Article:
(KUTV) Jenna Scow is what you might call "very active."
The 25-year-old mother of two works out at Provo CrossFit one hour a day, six days a week. And it shows.
"I can go to the park and run around with (my kids) and keep up with them," Scow said. "On a regular basis, people are like, I wish I had the stamina of that kid. Well, I do!"
Scow's story is an illustration of what Larry Tucker, professor of exercise science at Brigham Young University, discovered. In a new study published last week, Tucker found that those adults who work out five days a week -- at least 30 minutes -- had cells that were nine years younger biologically than those who just sit around.
"You could feel younger, and your body would be functioning at a much younger age," Tucker said. "And you're much less likely to die."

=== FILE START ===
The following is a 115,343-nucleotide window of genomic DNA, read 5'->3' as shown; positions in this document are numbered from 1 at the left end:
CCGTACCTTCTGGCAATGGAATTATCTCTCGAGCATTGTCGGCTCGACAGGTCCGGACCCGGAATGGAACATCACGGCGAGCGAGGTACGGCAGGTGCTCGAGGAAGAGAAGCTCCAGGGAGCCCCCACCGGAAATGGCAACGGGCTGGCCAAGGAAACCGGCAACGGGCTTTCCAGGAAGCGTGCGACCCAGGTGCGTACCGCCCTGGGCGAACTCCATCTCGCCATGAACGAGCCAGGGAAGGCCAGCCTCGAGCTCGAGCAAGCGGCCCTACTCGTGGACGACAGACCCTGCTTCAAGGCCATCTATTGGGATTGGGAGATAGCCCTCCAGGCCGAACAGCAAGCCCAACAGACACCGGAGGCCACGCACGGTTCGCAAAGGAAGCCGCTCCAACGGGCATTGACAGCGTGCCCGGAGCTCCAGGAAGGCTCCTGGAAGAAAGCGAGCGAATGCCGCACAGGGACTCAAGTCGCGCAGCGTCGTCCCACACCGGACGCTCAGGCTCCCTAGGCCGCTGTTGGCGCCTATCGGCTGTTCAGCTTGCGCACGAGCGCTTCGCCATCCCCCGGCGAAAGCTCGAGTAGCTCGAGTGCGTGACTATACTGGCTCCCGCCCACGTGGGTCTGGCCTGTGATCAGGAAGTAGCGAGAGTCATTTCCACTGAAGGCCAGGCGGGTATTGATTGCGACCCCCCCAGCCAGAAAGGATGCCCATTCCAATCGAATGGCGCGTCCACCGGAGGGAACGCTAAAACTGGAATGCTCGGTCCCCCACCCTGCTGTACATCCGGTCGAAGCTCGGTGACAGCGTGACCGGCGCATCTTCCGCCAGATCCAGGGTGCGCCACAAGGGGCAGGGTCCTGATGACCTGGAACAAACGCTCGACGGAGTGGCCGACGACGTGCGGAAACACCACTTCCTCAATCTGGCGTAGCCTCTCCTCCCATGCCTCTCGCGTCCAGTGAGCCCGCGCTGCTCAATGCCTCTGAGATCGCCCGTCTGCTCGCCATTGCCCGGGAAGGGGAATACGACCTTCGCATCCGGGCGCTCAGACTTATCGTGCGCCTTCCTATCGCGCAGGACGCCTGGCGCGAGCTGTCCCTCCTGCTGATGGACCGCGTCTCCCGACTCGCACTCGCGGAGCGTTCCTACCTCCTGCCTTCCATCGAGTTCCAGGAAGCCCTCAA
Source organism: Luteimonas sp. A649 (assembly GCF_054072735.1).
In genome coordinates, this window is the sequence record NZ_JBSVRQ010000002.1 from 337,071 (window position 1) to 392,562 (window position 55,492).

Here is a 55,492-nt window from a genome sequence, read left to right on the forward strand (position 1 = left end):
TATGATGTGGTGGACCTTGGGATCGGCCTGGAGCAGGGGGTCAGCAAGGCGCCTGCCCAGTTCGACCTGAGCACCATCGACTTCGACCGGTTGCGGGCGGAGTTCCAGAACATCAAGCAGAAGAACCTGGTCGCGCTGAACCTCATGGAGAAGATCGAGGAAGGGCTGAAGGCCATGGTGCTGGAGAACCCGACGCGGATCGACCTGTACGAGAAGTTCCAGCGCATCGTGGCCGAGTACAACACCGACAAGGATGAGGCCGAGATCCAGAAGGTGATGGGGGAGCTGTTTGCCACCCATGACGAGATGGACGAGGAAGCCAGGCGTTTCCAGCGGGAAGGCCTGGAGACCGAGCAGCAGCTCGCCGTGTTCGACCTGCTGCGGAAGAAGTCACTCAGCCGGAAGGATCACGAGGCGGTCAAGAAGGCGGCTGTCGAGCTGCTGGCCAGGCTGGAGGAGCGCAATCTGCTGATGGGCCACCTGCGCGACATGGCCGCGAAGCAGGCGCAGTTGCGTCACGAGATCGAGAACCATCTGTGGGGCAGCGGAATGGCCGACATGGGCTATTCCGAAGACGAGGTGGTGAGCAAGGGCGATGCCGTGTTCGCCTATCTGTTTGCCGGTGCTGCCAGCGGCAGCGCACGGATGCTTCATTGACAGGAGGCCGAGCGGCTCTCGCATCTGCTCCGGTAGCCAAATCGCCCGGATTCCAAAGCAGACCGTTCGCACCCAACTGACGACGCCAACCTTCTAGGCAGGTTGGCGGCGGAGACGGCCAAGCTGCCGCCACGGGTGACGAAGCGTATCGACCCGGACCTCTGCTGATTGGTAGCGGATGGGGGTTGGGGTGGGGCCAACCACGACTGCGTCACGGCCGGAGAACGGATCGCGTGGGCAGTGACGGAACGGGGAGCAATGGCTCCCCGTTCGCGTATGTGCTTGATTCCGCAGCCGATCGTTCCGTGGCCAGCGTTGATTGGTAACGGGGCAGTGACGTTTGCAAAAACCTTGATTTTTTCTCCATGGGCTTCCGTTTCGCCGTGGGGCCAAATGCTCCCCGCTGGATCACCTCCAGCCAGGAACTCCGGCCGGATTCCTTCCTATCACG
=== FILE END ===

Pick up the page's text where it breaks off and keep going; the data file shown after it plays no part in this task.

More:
Boston Carvalho, the Provo CrossFit head coach, sees this all the time -- especially among older athltes.
"They come in and over time, you see them progress," said Carvalho, "and they work out just as efficiently as a 30-year-old."
The best part? Tucker says anyone can start working out. He suggests creating a walking program first before moving on to jogging and cycling.
"This is definitely do-able within common, everyday people," he said. "I would be foolish not to be highly active."
Scow hasn't always worked out this much. Now, she can't imagine a day without it.
"It's what gets me through the day," she said, sweating and panting after another intense workout. "It's the best part of the day."
You can read Tucker's full study below: